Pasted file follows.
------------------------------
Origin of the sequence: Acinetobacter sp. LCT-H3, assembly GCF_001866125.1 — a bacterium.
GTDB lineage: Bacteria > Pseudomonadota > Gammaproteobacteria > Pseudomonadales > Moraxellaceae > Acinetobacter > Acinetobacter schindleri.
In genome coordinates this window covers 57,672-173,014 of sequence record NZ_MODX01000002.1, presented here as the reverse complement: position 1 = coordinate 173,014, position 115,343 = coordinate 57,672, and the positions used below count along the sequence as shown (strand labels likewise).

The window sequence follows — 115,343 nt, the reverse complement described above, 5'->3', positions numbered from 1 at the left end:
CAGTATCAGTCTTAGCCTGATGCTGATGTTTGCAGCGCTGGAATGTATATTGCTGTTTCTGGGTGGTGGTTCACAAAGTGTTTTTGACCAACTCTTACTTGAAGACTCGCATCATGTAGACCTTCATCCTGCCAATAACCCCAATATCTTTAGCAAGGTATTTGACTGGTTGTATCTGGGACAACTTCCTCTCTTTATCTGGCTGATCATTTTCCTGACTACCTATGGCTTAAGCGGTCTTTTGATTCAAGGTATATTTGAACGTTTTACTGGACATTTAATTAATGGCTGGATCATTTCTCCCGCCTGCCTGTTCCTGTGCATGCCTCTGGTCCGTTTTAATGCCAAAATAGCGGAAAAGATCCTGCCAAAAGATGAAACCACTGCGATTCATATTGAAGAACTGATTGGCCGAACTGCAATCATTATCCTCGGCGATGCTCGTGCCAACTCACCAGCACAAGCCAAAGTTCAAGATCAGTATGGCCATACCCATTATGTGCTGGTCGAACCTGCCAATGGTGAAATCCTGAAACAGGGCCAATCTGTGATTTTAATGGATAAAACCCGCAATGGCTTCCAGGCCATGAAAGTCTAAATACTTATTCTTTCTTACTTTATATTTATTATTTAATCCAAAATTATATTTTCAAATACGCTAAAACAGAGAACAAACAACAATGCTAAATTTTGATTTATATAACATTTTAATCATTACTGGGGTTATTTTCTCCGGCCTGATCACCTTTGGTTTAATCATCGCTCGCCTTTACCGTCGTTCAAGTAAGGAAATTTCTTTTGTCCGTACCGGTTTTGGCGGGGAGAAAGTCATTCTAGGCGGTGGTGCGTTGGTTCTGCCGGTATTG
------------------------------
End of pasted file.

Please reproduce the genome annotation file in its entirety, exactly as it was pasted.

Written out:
Origin of the sequence: Acinetobacter sp. LCT-H3, assembly GCF_001866125.1 — a bacterium.
GTDB lineage: Bacteria > Pseudomonadota > Gammaproteobacteria > Pseudomonadales > Moraxellaceae > Acinetobacter > Acinetobacter schindleri.
In genome coordinates this window covers 57,672-173,014 of sequence record NZ_MODX01000002.1, presented here as the reverse complement: position 1 = coordinate 173,014, position 115,343 = coordinate 57,672, and the positions used below count along the sequence as shown (strand labels likewise).

The window sequence follows — 115,343 nt, the reverse complement described above, 5'->3', positions numbered from 1 at the left end:
CAGTATCAGTCTTAGCCTGATGCTGATGTTTGCAGCGCTGGAATGTATATTGCTGTTTCTGGGTGGTGGTTCACAAAGTGTTTTTGACCAACTCTTACTTGAAGACTCGCATCATGTAGACCTTCATCCTGCCAATAACCCCAATATCTTTAGCAAGGTATTTGACTGGTTGTATCTGGGACAACTTCCTCTCTTTATCTGGCTGATCATTTTCCTGACTACCTATGGCTTAAGCGGTCTTTTGATTCAAGGTATATTTGAACGTTTTACTGGACATTTAATTAATGGCTGGATCATTTCTCCCGCCTGCCTGTTCCTGTGCATGCCTCTGGTCCGTTTTAATGCCAAAATAGCGGAAAAGATCCTGCCAAAAGATGAAACCACTGCGATTCATATTGAAGAACTGATTGGCCGAACTGCAATCATTATCCTCGGCGATGCTCGTGCCAACTCACCAGCACAAGCCAAAGTTCAAGATCAGTATGGCCATACCCATTATGTGCTGGTCGAACCTGCCAATGGTGAAATCCTGAAACAGGGCCAATCTGTGATTTTAATGGATAAAACCCGCAATGGCTTCCAGGCCATGAAAGTCTAAATACTTATTCTTTCTTACTTTATATTTATTATTTAATCCAAAATTATATTTTCAAATACGCTAAAACAGAGAACAAACAACAATGCTAAATTTTGATTTATATAACATTTTAATCATTACTGGGGTTATTTTCTCCGGCCTGATCACCTTTGGTTTAATCATCGCTCGCCTTTACCGTCGTTCAAGTAAGGAAATTTCTTTTGTCCGTACCGGTTTTGGCGGGGAGAAAGTCATTCTAGGCGGTGGTGCGTTGGTTCTGCCGGTATTG